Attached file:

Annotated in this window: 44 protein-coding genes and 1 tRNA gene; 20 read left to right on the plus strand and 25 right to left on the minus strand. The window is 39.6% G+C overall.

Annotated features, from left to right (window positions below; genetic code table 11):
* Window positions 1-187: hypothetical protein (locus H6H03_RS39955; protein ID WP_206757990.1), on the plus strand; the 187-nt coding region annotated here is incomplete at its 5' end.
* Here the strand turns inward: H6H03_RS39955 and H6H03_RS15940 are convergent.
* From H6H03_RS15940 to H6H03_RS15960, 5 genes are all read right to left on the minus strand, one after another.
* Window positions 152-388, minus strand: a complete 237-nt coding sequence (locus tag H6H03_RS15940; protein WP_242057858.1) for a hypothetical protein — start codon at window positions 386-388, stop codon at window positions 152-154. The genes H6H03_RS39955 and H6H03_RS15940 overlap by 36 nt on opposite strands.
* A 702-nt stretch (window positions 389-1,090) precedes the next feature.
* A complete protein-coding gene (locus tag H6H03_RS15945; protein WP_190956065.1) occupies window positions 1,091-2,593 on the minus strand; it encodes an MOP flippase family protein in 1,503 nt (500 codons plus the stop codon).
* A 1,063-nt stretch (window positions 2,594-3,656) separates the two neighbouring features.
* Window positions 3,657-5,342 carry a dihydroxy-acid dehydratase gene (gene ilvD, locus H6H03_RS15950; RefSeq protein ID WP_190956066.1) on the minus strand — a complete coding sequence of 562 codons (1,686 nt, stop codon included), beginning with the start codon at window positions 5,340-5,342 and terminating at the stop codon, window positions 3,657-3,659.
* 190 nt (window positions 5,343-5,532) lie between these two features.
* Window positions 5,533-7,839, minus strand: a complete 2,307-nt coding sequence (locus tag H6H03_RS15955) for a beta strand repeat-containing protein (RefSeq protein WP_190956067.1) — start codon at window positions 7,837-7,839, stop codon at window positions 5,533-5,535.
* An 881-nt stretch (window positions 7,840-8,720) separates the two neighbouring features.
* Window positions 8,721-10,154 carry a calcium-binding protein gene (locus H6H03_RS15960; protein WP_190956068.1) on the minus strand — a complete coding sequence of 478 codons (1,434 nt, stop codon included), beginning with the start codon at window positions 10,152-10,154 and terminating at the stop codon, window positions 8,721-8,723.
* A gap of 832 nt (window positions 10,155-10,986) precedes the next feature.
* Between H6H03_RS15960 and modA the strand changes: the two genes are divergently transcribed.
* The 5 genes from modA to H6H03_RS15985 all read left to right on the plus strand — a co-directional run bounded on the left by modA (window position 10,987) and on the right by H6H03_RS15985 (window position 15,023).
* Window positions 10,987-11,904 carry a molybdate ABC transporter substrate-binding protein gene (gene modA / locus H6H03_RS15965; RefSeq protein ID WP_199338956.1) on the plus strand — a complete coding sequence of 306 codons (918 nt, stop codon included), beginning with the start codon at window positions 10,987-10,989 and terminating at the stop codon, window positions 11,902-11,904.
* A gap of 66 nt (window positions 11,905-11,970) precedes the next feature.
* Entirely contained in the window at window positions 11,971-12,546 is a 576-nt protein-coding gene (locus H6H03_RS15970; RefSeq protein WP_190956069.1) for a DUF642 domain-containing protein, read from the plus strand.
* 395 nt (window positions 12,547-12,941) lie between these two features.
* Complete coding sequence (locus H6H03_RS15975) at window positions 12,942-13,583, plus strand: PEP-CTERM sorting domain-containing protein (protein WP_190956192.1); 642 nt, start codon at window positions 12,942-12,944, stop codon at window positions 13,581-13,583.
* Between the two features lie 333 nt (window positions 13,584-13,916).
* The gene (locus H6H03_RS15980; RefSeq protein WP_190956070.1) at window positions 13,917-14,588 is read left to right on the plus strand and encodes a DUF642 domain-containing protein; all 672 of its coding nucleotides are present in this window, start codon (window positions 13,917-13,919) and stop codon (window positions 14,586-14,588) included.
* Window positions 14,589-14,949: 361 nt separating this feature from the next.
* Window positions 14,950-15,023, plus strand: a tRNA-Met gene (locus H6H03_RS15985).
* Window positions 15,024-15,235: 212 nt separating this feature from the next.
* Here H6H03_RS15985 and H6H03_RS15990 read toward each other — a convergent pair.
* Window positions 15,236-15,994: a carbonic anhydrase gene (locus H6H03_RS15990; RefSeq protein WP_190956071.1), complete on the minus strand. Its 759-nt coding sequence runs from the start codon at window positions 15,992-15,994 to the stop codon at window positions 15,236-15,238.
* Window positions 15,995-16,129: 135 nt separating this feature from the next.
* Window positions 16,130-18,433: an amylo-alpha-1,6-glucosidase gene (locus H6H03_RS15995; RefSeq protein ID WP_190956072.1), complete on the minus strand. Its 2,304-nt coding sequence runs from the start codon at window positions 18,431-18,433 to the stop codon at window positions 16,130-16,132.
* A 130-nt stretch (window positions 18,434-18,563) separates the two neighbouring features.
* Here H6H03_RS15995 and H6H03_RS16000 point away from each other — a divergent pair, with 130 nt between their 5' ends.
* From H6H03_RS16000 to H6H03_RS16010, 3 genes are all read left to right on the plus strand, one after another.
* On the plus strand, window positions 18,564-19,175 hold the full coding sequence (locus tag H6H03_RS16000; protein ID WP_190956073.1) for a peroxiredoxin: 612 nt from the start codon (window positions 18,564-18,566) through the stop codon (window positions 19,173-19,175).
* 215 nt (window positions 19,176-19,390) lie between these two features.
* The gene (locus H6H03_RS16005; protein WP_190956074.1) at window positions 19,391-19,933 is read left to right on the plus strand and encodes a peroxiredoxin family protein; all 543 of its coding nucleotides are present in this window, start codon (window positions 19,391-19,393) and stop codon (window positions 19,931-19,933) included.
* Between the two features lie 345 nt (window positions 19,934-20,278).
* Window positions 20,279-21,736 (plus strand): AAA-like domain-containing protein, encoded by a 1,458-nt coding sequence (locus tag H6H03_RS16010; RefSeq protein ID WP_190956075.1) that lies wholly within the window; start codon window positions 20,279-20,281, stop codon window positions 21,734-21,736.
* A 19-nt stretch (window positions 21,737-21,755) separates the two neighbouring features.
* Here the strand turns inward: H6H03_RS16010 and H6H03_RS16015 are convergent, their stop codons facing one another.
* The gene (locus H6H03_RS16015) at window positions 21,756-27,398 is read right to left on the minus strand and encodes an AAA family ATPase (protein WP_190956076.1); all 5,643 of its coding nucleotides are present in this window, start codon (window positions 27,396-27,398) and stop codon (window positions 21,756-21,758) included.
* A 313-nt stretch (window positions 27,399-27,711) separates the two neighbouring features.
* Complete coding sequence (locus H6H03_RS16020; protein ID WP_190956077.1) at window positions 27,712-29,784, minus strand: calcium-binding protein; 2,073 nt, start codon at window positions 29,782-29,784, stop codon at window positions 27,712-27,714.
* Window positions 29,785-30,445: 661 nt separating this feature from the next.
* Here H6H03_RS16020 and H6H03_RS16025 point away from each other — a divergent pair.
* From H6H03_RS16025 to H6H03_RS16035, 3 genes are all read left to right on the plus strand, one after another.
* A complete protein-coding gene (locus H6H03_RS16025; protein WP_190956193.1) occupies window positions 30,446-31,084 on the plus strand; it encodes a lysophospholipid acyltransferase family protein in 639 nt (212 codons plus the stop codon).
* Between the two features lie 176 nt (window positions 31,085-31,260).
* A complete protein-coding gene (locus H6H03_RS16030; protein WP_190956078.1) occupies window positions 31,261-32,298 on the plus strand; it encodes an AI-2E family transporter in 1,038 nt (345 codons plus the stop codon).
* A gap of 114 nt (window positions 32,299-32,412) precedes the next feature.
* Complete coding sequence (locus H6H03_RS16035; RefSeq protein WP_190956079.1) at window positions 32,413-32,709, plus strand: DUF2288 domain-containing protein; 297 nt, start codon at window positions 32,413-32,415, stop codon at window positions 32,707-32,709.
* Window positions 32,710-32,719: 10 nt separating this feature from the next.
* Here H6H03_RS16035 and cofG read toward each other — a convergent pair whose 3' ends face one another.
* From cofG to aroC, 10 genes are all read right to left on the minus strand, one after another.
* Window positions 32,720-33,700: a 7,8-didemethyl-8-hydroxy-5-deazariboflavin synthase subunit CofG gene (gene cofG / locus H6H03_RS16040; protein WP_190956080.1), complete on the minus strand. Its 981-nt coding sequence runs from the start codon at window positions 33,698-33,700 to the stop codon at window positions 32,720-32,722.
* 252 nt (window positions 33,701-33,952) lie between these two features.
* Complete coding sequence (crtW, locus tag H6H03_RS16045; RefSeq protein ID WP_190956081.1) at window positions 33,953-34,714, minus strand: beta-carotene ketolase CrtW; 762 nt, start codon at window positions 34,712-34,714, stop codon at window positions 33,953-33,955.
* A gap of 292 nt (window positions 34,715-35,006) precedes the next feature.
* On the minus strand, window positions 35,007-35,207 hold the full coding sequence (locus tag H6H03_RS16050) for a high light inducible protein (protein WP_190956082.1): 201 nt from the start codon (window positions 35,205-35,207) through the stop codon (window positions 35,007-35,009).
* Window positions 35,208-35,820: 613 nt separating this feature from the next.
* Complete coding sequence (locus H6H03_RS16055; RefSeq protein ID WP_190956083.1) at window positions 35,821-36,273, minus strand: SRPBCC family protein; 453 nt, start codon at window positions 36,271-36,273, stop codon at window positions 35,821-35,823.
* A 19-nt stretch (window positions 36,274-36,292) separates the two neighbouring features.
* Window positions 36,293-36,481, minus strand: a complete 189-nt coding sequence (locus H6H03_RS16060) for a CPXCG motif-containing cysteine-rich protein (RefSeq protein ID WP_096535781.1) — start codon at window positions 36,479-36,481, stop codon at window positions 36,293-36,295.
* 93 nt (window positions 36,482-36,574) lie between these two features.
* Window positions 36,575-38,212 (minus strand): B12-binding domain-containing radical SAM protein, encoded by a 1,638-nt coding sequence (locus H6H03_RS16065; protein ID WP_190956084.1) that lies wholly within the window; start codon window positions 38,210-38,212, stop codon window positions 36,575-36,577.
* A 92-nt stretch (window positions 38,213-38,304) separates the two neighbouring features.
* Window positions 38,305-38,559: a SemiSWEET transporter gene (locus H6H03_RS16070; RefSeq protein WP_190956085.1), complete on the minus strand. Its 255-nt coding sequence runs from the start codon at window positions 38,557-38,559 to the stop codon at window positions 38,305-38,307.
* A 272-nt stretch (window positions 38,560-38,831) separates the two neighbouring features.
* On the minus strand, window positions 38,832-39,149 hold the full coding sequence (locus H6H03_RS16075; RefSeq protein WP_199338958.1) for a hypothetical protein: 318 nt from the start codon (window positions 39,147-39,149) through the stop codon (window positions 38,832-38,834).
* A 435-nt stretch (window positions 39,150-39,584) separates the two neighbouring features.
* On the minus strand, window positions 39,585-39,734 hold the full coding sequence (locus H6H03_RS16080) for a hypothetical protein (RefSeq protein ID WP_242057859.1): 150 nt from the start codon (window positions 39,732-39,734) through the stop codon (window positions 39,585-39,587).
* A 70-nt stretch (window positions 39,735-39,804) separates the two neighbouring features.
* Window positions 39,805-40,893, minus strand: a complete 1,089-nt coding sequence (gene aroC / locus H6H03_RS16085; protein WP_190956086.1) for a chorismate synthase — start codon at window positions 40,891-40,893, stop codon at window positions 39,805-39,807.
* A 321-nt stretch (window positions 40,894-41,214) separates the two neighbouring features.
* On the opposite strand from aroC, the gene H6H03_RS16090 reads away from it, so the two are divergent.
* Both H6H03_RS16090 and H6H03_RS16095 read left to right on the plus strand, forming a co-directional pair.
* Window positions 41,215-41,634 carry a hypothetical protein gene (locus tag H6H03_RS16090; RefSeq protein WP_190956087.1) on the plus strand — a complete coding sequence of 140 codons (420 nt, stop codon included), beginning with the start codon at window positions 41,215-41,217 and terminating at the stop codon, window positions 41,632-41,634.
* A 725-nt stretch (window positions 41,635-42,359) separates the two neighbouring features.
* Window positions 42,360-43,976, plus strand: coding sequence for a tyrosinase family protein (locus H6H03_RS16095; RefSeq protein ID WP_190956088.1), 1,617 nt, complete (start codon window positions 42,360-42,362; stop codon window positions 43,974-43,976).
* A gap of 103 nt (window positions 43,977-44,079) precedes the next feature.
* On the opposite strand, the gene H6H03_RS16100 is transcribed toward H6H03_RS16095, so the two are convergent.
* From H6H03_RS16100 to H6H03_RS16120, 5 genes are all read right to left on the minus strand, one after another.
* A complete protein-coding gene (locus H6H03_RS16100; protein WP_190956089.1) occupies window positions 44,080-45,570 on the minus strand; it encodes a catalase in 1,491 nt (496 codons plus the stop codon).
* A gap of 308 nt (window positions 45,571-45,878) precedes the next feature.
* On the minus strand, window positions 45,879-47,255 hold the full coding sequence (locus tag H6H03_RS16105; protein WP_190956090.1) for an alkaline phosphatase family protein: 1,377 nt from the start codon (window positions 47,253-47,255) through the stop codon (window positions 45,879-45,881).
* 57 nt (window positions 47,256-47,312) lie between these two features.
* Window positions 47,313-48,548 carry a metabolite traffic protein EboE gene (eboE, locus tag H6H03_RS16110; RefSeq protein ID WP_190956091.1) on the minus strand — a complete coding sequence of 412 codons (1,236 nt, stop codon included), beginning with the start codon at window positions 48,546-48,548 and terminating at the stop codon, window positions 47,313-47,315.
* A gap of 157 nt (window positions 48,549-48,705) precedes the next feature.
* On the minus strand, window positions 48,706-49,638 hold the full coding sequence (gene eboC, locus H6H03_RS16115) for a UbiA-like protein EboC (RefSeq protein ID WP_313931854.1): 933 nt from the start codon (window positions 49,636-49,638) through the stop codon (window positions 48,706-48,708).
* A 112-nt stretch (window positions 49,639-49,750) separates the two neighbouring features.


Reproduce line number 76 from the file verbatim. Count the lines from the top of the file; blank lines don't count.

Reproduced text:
* On the opposite strand from aroC, the gene H6H03_RS16090 reads away from it, so the two are divergent.